Woven Wrap Newbie – What is a FWCC?

15th February, 2017 / Baby Wrap Tips / 1 Comment
About FWCC - Front Wrap Cross Carry

Wrap: Ellevill Tri-Spice

What is FWCC?

FWCC stands for Front Wrap Cross Carry and it is the most popular way for parents to wrap a baby in a woven wrap front carry.

You can use a woven wrap so many different ways. We call each different way of tying ‘a carry’ and give each carry a name.

FWCC, or Front Wrap Cross Carry, is similar to the carry used with stretchy wraps like the Moby, Solly, or Boba wraps. The carry used most often with stretchy wraps is sometimes called Pocket Wrap Cross Carry (PWCC) which I describe below.

A woven wrap is different from a stretchy wrap. It does not have the elastic stretch of a stretchy wrap. And instead of being made from existing material (jersey fabric), woven wraps are woven for the express purpose of babywearing. They are made on small looms in small batches. Woven wraps have a strong weave that lends itself to molding perfectly around your body and your baby’s.

Woven wraps are woven with different weaves, different weights, and different materials, but those details are not important to how they are used.

Should I learn FWCC?

Yes. It is the best carry for you to learn to use your woven wrap so it is a great first carry. It is appropriate for newborn babies all the way through toddlerhood and it is also great if you are a mom who want to nurse hands free (described below)!

Exceptions: You need a full length wrap to do FWCC. That means you will need the wrap size that is your base size.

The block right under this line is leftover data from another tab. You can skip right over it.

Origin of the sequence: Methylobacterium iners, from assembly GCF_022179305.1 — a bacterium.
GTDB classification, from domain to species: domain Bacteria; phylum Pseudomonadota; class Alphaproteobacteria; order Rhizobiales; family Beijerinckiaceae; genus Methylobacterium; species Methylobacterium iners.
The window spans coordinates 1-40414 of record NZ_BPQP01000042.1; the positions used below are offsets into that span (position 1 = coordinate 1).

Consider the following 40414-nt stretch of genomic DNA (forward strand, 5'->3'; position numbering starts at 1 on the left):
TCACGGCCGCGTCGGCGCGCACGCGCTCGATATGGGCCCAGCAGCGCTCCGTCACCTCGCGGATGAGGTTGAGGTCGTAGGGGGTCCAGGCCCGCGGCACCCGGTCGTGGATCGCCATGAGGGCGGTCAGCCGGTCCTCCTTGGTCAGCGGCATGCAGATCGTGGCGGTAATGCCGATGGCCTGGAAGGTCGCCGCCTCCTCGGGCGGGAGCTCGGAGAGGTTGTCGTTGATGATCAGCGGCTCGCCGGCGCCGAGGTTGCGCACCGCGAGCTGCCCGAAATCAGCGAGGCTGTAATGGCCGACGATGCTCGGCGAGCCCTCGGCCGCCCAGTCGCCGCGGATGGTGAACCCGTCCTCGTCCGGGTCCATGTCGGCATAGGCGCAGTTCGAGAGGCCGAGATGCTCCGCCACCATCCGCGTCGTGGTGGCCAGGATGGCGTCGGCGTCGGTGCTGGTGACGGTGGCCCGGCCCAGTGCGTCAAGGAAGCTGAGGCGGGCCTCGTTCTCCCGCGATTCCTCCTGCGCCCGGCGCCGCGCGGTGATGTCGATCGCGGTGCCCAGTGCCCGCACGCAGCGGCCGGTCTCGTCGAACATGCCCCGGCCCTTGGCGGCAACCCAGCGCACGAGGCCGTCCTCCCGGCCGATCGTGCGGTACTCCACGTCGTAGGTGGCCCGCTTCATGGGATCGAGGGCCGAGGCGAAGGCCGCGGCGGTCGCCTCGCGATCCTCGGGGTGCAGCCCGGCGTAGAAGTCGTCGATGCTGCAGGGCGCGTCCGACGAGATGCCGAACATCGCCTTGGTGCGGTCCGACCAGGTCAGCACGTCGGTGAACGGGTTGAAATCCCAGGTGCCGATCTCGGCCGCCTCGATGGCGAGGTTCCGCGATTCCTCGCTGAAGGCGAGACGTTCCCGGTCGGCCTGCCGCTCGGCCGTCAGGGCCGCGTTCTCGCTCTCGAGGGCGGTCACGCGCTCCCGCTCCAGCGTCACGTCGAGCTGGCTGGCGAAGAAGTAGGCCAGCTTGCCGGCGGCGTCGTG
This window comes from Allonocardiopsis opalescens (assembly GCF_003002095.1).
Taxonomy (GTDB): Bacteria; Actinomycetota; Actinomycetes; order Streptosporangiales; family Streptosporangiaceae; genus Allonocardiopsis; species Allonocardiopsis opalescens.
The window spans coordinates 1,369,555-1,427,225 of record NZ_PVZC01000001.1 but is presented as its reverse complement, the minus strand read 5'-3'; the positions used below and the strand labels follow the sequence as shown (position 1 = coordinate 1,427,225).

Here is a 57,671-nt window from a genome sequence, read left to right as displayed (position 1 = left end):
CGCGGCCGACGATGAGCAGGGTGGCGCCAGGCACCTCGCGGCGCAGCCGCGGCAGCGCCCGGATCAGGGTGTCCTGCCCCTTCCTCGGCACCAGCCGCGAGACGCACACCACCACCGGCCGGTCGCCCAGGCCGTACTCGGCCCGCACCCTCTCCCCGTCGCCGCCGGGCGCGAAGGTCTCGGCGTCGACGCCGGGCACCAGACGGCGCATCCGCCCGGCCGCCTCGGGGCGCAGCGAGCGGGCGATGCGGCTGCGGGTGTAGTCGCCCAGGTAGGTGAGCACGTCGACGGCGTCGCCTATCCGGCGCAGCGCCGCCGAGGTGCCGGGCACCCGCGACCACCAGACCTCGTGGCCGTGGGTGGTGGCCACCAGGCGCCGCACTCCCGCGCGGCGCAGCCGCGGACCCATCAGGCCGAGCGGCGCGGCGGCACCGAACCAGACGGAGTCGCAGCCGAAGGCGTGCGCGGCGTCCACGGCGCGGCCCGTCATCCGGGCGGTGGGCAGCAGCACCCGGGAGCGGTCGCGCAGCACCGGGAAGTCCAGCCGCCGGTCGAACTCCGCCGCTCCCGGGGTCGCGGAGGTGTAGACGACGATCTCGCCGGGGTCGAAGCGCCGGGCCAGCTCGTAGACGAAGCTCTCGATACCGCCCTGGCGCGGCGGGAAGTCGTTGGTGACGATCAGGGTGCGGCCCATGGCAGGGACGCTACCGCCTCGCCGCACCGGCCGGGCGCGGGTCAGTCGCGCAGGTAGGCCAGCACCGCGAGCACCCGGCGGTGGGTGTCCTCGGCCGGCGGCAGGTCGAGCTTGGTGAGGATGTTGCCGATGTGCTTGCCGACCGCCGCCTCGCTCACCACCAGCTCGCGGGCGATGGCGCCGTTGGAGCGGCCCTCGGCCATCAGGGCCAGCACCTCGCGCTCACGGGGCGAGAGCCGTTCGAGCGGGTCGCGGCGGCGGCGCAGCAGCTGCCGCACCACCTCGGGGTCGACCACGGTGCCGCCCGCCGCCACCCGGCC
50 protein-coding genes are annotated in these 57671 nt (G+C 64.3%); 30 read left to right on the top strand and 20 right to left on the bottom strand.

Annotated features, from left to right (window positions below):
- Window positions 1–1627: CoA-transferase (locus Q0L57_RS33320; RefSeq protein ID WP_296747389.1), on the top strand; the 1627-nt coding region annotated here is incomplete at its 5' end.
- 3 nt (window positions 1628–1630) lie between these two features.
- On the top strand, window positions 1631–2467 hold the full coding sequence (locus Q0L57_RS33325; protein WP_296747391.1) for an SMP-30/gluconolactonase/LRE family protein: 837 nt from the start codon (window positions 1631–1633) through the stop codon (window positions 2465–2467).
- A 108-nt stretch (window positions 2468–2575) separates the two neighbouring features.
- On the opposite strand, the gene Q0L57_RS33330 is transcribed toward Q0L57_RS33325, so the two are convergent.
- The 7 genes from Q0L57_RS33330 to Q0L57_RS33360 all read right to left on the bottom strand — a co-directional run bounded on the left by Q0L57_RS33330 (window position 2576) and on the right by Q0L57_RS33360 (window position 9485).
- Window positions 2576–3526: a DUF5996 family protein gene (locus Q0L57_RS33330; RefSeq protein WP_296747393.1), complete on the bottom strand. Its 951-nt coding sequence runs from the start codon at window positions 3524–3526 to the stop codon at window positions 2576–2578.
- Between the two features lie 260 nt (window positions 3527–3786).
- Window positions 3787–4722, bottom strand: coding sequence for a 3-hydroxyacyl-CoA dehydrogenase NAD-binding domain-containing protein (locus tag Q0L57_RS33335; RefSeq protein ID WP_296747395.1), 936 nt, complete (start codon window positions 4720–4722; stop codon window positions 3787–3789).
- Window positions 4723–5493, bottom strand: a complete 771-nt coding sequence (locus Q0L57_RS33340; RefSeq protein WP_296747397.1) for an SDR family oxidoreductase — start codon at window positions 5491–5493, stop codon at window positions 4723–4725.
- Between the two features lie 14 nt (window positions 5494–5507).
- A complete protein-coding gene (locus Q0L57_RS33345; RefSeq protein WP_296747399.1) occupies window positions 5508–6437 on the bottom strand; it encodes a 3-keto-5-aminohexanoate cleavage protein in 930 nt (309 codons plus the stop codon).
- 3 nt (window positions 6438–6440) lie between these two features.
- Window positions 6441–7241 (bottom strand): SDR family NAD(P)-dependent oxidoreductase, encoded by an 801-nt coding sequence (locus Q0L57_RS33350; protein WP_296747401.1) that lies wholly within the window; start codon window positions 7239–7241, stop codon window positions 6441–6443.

How to Find Your Base Size Woven Wrap

If you do not know the size of your wrap, you can measure it.

141-144 inches = 3.6 or 3.7 meters = size 4
4.1 or 4.2 meters = size 5
4.6 or 4.7 meters = size 6
5.1 or 5.2 meters = size 7
5.6 – 6.0 meters = size 8

If your wrap is not long enough for FWCC, try these carries for shorter woven wraps.

How do you do FWCC?

FWCC Variations

FWCC with Spread Passes or Bunched Passes

You do a Front Wrap Cross Carry with three passes over baby but you can also do a common FWCC variation by bunching the two crosses along either side of baby’s body so that there is only one horizontal pass spread over baby. You may appreciate this variation in hot weather, and it is a lovely variation to use with newborn babies, too. Find a tutorial for FWCC with bunched crosses here.

You can also spread one cross and bunch the other as in the photo below. Mom has bunched the cross on the side baby is facing so there is plenty of space to keep baby’s face clear. The spread cross has the orange colors in this picture and it is available to help provide head support by crossing over the back of baby’s head.

Newborn FWCC

Front Wrap Cross Carry is a wonderful carry for a newborn baby and a good choice for a first carry for a new parent to learn.